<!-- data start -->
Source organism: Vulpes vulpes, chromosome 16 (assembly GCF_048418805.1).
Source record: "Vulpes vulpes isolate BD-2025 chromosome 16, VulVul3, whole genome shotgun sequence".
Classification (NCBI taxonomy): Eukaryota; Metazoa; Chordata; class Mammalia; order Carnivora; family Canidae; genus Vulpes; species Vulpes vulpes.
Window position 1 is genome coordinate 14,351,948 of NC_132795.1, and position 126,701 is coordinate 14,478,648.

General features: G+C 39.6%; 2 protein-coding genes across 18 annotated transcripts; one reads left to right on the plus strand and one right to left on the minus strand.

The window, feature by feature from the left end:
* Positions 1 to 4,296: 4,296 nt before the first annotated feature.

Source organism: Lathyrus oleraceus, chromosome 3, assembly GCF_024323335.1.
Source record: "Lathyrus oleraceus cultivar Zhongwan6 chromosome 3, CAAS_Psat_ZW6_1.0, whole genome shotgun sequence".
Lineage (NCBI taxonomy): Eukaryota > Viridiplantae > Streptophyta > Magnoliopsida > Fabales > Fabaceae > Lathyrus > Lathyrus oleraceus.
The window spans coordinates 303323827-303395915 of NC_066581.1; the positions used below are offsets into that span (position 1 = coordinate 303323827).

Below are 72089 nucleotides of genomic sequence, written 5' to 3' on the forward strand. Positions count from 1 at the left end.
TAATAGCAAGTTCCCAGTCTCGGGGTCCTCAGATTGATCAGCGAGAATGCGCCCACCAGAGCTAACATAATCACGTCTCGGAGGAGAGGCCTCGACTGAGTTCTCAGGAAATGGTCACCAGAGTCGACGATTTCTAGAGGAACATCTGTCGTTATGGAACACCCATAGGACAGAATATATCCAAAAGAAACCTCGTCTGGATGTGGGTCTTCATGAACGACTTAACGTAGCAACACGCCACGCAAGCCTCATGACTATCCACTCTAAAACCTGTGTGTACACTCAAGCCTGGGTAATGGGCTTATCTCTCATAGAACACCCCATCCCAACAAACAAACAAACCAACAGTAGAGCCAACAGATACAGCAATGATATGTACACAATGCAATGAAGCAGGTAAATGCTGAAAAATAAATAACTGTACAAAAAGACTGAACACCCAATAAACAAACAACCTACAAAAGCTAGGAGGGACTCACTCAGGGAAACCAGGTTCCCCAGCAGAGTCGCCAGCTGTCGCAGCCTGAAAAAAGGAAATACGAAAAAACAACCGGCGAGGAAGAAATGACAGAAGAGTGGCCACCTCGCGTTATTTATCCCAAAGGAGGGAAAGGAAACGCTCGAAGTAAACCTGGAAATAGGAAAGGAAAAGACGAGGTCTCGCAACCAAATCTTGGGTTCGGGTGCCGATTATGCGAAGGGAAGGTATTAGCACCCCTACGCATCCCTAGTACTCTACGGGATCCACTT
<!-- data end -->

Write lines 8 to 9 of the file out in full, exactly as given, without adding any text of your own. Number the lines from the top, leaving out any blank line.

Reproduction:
Source organism: Lathyrus oleraceus, chromosome 3, assembly GCF_024323335.1.
Source record: "Lathyrus oleraceus cultivar Zhongwan6 chromosome 3, CAAS_Psat_ZW6_1.0, whole genome shotgun sequence".